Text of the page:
For the past two years, no defense in the AFC has been better at forcing turnovers than the Kansas City Chiefs.
On the flip side, only two AFC offenses have been better at not turning the ball over in that time.
To put this kind of ball control domination into perspective, Kansas City has a combined turnover margin of plus 30 since 2015, while no other team in the NFL has a turnover margin higher than 19.
To gauge how important having a dominant turnover margin is for this year’s Chiefs, look no further than the 2014 Chiefs.
Kansas City was good enough to beat the likes of New England and Seattle in the regular season, but right now goes down as the only Chiefs team to not make the playoffs under Andy Reid.
Five of the 2014 team’s seven losses came within one score, with the lack of turnovers a driving factor. The team finished tied for last in the NFL with only 13 takeaways and totaled 17 turnovers on their own. The negative four turnover margin ranked 21st in the NFL.
These stats are important because it shows that Kansas City has such a slim margin of error on both sides of the ball.
Quarterback Alex Smith and the offense are not as capable of overcoming mistakes as other top offenses, and the defense is not stout enough between the 20’s to consistently force short drives in the absence of turnovers.
The defense should remain one of the best red zone teams, and the offense should figure to place in the top half of the NFL for points scored, but excelling in turnovers elevates the team from a nine-win team to that of a division champion and top seed in the AFC.
It’s not by chance that seven of the top 10 turnover margin teams made the playoffs in 2016, and the good news for Chiefs fans is that most of the team’s defensive playmakers are back in red in 2017.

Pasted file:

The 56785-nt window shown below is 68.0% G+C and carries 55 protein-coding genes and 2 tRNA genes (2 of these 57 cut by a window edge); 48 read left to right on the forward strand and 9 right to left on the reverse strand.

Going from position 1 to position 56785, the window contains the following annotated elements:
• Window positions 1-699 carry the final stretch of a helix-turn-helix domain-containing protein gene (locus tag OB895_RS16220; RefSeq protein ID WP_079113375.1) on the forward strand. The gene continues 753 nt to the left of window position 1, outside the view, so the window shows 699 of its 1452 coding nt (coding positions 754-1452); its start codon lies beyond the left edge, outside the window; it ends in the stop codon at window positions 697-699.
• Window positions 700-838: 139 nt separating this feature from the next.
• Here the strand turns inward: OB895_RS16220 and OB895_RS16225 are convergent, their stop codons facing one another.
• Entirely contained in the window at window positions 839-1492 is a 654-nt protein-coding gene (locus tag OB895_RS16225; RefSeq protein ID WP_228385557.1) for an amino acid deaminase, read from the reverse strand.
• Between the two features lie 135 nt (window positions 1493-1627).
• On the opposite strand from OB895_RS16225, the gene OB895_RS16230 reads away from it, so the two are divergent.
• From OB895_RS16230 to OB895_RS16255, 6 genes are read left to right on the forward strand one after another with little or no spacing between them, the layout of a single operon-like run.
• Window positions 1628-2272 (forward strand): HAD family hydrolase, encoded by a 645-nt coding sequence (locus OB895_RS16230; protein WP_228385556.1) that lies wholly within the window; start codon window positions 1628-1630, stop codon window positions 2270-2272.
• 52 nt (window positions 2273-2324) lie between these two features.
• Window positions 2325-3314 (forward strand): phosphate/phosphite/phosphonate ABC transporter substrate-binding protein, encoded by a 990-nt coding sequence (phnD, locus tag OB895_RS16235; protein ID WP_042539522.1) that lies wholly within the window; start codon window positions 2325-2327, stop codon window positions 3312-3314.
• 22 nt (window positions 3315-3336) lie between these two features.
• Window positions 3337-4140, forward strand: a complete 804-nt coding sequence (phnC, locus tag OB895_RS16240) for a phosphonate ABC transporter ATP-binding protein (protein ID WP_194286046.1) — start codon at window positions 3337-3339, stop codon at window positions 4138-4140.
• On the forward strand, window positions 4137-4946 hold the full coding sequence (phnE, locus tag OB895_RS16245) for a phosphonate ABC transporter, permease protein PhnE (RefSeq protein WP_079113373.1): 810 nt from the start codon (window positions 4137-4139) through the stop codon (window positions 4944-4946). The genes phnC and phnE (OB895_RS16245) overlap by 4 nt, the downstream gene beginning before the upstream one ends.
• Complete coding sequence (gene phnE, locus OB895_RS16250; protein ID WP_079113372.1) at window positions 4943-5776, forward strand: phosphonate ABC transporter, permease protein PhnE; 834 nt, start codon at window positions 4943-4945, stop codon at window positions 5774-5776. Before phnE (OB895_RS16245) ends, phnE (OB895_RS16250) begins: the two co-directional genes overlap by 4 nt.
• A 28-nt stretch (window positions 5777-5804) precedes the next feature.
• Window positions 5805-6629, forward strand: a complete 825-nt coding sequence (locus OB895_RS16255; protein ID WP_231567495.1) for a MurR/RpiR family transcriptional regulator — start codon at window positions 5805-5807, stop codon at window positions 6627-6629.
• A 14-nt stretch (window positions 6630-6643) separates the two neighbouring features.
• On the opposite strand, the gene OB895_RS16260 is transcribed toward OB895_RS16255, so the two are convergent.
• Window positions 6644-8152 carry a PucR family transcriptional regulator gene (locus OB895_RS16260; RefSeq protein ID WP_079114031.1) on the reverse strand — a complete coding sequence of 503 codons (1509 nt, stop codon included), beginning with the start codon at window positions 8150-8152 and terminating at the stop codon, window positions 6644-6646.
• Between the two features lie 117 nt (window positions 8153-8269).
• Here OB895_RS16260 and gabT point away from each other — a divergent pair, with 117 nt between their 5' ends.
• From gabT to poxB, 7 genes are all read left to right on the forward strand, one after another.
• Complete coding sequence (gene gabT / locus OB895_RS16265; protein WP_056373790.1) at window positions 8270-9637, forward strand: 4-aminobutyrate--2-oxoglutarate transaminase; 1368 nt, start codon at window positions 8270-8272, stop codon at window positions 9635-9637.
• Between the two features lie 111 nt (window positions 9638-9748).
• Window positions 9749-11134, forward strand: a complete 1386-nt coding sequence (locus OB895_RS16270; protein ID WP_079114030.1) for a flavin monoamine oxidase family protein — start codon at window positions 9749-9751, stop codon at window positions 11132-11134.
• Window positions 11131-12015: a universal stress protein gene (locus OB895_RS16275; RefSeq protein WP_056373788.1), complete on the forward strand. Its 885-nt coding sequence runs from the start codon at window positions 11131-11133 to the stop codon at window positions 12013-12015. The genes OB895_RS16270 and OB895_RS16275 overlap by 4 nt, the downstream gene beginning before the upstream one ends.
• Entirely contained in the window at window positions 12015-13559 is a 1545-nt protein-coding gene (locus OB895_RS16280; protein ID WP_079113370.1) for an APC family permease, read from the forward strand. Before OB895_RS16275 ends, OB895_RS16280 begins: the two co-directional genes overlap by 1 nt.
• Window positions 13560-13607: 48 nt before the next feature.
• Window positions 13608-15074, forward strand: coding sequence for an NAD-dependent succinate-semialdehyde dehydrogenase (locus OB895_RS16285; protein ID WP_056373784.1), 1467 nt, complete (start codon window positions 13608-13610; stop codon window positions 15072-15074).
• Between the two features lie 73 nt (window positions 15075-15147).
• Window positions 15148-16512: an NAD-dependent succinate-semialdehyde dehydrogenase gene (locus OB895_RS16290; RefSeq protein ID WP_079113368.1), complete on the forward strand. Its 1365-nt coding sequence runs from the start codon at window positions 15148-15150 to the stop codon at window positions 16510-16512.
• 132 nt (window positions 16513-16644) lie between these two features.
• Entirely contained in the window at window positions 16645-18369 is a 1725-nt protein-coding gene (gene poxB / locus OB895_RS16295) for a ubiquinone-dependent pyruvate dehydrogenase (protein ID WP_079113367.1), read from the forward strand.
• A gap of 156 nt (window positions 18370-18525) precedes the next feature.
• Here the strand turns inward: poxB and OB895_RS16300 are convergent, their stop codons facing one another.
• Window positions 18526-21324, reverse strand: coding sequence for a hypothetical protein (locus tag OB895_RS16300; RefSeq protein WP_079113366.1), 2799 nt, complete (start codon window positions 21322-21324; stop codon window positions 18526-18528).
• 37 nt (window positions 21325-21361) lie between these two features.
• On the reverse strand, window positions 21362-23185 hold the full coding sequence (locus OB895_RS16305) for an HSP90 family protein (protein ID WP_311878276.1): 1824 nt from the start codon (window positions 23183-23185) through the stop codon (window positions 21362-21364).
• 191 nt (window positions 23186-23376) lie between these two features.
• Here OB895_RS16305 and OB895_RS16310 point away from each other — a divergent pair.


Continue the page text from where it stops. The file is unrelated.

Eric Berry enters the season with a new 6-year, 78-million-dollar contract after his best season as a Chief. The Pro Bowl safety was always a force inside the box throughout his career, but what elevated his play in 2016 was his knack for the ball. Berry’s four interceptions and two pick-sixes tied career highs and arguably won the Chiefs two games.
This marks Berry’s eighth professional season, and as other defensive weapons like Derrick Johnson and Tamba Hali age out of their prime, it’s crucial that Berry continue to lead the defense both inside the locker room and when it comes to turnovers.
It’s impossible to talk about defensive playmakers in the NFL without bringing up Marcus Peters, and the Chiefs’ cornerback is still just 24 years old. The 14 interceptions for the 2015 first round pick is more than any other corner in the league in that time. Peters also expanded his game past interceptions last year, with three fumble recoveries and one key forced fumble against Carolina.
Kansas City’s ability to force turnovers almost rests solely on Berry and Peters, but if the Chiefs hope to finish as the league’s best yet again, the team will still need occasional big plays from role players.
Safety Daniel Sorenson’s three interceptions, three forced fumbles, two fumble recoveries and one pick-six was a huge boost for the defense, along with interceptions from Ron Parker, Phillip Gaines, D.J. White and Ramik Wilson. Steven Nelson didn’t log an interception, but his 16 passes defensed ranked second on the team.
Every one of these options is back for 2017, and everyone but Parker is under the age of 30. How these role players improve could take some pressure off Berry and Peters, or take the defensive to even new heights.
With Smith at quarterback, it’s crucial to have a top defense. While he’s shown as a Chief the ability to lead come from behind wins, engineer two-minute drives and win high-scoring shootouts, he’s still not at the level of Brady, who the Chiefs are looking to dethrone. Having a wrecking crew defense is the best recipe for topping the Patriots, and consistently winning the turnover battle is the only way Kansas City can achieve that status.
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